Six and a half years after his arrival at Chelsea, defender Gary Cahill has found himself in a bit of a pickle. He’s fallen well down the pecking order among center backs, possibly all the way to the bottom — the only other central defender to not start a match so far this season has been 18-year-old Ethan Ampadu, but he at least got to play during preseason. Cahill didn’t even get to do that, on account of the World Cup and the associated extended holiday afterwards.
This of course isn’t the first time that Cahill has been written off and dropped from the first-choice XI, but this one seems to have an air of finality about it, and not just because his contract is expiring at the end of the season. He’s fought for and won back his spot under multiple managers, and in the process has won just about every trophy available to him, but Maurizio Sarri may be the one he finally can’t convince.
Cahill didn’t arrive as a starter in January 2012 but as a depth signing, yet he started the Champions League final barely three months after making his Chelsea debut (alongside David Luiz). He started the Europa League final a year later (alongside Branislav Ivanović). He played a key role in Mourinho’s league title in 2014-15 as part of a back four (alongside John Terry) and reinvented himself to do the same two years later in Conte’s back-three (alongside Azpilicueta and David Luiz). Cahill is now the longest-serving player at Chelsea and is closing in on 300 appearances; his partners in defense changed regularly, but he always worked his way back into the manager’s reckoning before.
But now, the end may be nigh. He’s understandably not too pleased with not playing and he’s made it clear that he’d want to leave in January if the situation doesn’t change. Barring injury, that doesn’t seem likely, even if he did replace Antonio Rüdiger after he picked up a knock over the weekend — it’s probably noteworthy that Andreas Christensen got the start midweek instead of Cahill.
On the one hand, this is the circle of life in football. Old stars fade away and are replaced by the young and the fresh and the new. On the other hand, football often purports to be more than just the cold hard business of sport. Certainly, striker Olivier Giroud, a fellow veteran who knows a thing or two about coping with bench minutes, hopes that some of those emotional ties will extend the existing relationship between player and club. Cahill’s influence does extend beyond just the pitch, however unquantifiable it may be.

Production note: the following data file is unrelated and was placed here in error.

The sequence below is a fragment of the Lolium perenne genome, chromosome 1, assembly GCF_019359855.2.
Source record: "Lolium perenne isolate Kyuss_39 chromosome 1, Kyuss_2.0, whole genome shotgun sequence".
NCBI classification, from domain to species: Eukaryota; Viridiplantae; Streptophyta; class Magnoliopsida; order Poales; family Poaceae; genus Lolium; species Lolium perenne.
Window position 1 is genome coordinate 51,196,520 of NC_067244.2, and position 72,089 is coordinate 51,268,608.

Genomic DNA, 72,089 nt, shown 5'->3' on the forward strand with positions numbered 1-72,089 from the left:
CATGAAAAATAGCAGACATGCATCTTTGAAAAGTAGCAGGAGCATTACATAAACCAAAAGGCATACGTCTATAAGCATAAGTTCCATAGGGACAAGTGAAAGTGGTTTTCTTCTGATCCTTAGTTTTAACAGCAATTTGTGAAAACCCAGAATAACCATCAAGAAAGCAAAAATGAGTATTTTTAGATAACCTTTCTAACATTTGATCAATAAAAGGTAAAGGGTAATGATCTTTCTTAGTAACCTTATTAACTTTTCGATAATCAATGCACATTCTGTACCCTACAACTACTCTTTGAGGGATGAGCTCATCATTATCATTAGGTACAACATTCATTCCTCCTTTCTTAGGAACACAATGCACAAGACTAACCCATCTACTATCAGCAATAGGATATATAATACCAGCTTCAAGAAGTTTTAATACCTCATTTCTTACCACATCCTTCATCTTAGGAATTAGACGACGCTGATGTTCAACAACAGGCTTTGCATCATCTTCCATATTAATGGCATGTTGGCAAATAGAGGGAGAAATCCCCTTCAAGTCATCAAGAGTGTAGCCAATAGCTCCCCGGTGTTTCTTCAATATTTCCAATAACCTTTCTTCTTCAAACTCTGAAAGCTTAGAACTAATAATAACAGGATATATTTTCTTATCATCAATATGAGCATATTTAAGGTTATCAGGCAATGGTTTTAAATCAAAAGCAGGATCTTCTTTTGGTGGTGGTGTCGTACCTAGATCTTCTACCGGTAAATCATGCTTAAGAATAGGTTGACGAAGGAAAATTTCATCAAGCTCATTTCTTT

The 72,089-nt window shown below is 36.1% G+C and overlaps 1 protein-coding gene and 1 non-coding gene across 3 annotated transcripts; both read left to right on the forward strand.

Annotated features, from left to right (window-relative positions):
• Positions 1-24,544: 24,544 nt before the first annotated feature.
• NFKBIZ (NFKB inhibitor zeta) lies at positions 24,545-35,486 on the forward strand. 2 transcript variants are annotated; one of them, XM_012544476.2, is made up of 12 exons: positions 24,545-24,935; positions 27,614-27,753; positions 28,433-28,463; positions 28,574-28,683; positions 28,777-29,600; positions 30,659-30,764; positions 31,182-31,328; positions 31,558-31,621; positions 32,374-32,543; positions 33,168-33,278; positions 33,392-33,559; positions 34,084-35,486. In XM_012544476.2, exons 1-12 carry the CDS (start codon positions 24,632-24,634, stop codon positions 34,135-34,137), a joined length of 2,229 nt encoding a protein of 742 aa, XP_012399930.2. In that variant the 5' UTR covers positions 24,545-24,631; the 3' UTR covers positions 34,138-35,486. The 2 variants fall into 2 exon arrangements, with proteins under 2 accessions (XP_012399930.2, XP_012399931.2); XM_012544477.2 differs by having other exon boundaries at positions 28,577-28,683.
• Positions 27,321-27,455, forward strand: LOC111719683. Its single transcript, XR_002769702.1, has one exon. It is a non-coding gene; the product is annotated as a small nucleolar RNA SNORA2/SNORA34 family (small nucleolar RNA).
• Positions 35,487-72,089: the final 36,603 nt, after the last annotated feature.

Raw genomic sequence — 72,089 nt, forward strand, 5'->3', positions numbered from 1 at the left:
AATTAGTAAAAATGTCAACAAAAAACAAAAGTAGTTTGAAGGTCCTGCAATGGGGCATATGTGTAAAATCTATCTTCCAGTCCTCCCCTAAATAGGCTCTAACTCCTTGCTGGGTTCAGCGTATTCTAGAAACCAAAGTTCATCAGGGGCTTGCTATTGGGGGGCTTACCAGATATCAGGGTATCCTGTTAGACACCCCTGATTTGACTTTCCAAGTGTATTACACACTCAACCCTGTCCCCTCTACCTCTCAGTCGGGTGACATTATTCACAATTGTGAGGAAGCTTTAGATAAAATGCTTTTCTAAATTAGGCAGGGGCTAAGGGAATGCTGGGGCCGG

“I think his heart is still in Chelsea and hopefully we will keep him because we need him. He needs to be happy, that is the main thing, but I hope he stays because he is important for us.
“He is a very good player. He’s been at Chelsea for six years, he is one of the faces of Chelsea and one of our captains. We need him.”
While Giroud understands and knows Cahill’s situation from his own personal experiences (especially at Arsenal), he also understands that the coach is making his own choices for what he believes are winning reasons as well.
“We have a lot of good players who can play in the starting XI. The problem is we have four-five centre backs and the coach made his choice.”
“Gary is not in a good position because it is quite tough for him, he doesn’t play so much. I understand that he wants to play more. At one stage I was the same and I didn’t like that. As players, we are happy when we are on the pitch.”
-Olivier Giroud; source: Evening Standard
With Antonio Rüdiger likely to miss today’s League Cup match against Liverpool, there is a chance Gary Cahill gets his first start of the season. Perhaps that will bring him (and hopefully us, too), at least a little bit of happiness as we slowly draw closed the curtains on his outstanding Chelsea career.